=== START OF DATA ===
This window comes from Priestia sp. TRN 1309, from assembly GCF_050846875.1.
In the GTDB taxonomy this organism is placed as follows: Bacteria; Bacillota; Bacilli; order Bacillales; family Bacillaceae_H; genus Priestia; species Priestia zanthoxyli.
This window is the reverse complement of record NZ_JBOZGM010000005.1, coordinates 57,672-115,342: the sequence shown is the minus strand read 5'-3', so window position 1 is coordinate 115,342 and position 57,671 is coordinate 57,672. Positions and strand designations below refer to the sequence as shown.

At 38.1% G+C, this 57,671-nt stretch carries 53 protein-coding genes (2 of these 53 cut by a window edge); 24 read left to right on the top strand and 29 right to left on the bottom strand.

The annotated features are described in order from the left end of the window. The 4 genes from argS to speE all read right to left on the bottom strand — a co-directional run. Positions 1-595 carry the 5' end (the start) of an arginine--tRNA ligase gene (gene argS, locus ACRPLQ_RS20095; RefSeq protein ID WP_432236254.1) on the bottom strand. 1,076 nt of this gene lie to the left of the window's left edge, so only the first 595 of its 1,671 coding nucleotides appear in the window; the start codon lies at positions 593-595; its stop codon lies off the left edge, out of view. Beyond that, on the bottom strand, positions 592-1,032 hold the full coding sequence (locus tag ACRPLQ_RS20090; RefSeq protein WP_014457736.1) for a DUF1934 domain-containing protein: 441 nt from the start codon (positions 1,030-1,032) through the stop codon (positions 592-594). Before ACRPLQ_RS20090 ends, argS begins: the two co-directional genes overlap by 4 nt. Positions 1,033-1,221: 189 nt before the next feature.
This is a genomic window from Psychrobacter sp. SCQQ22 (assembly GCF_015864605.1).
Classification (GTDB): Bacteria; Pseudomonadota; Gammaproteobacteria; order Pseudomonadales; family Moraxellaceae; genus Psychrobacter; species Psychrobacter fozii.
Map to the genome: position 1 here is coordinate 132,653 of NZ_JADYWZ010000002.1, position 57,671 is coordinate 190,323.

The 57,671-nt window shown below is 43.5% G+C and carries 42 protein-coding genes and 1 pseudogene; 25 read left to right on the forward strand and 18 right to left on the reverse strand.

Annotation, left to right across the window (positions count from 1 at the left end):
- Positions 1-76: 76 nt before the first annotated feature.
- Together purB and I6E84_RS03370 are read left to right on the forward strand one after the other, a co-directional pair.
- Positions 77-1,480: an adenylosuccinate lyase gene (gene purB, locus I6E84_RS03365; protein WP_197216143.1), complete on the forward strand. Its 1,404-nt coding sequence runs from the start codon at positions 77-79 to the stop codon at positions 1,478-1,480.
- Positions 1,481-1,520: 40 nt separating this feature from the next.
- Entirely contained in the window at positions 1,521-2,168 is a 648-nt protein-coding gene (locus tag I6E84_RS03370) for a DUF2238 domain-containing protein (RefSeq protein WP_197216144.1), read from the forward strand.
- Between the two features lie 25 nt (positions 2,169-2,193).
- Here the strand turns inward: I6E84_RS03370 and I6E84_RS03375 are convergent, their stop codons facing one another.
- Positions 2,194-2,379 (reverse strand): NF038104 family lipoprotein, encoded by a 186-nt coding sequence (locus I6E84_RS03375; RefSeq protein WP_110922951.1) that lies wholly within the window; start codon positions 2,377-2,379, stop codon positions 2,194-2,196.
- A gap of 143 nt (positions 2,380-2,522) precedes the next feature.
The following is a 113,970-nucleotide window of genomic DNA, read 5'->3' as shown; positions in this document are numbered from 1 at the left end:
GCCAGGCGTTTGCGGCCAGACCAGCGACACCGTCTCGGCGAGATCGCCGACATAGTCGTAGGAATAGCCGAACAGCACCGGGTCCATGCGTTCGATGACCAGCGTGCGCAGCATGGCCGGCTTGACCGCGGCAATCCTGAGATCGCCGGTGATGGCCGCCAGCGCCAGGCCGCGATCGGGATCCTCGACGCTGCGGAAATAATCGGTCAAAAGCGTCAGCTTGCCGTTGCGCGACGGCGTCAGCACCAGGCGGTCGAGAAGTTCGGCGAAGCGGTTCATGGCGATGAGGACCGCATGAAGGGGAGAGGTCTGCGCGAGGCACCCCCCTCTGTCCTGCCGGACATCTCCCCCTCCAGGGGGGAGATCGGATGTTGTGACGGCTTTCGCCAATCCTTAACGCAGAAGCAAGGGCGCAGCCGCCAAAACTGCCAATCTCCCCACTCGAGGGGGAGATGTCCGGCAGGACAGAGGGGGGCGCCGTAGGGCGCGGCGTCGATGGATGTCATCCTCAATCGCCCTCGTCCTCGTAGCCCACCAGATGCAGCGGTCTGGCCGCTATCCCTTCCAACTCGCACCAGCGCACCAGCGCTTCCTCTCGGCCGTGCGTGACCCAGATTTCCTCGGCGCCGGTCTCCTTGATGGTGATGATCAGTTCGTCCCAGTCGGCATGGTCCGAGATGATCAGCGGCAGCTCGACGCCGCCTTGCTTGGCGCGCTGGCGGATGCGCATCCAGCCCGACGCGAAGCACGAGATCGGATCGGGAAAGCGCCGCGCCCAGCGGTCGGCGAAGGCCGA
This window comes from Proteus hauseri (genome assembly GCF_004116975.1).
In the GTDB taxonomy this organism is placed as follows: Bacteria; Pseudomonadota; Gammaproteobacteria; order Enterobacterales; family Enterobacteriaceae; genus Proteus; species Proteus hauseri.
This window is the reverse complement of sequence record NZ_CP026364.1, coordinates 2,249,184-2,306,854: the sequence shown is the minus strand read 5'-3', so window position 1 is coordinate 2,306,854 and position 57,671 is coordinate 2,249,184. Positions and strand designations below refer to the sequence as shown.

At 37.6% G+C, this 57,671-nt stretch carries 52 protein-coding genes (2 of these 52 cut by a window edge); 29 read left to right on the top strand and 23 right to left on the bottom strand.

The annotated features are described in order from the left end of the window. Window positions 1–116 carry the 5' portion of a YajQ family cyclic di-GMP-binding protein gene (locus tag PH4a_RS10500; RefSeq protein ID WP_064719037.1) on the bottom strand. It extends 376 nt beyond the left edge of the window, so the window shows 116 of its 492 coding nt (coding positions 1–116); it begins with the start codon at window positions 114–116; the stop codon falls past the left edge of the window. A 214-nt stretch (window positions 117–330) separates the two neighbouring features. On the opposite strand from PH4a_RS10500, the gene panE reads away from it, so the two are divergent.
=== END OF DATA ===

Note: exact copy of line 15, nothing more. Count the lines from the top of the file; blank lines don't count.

- Entirely contained in the window at positions 1,521-2,168 is a 648-nt protein-coding gene (locus tag I6E84_RS03370) for a DUF2238 domain-containing protein (RefSeq protein WP_197216144.1), read from the forward strand.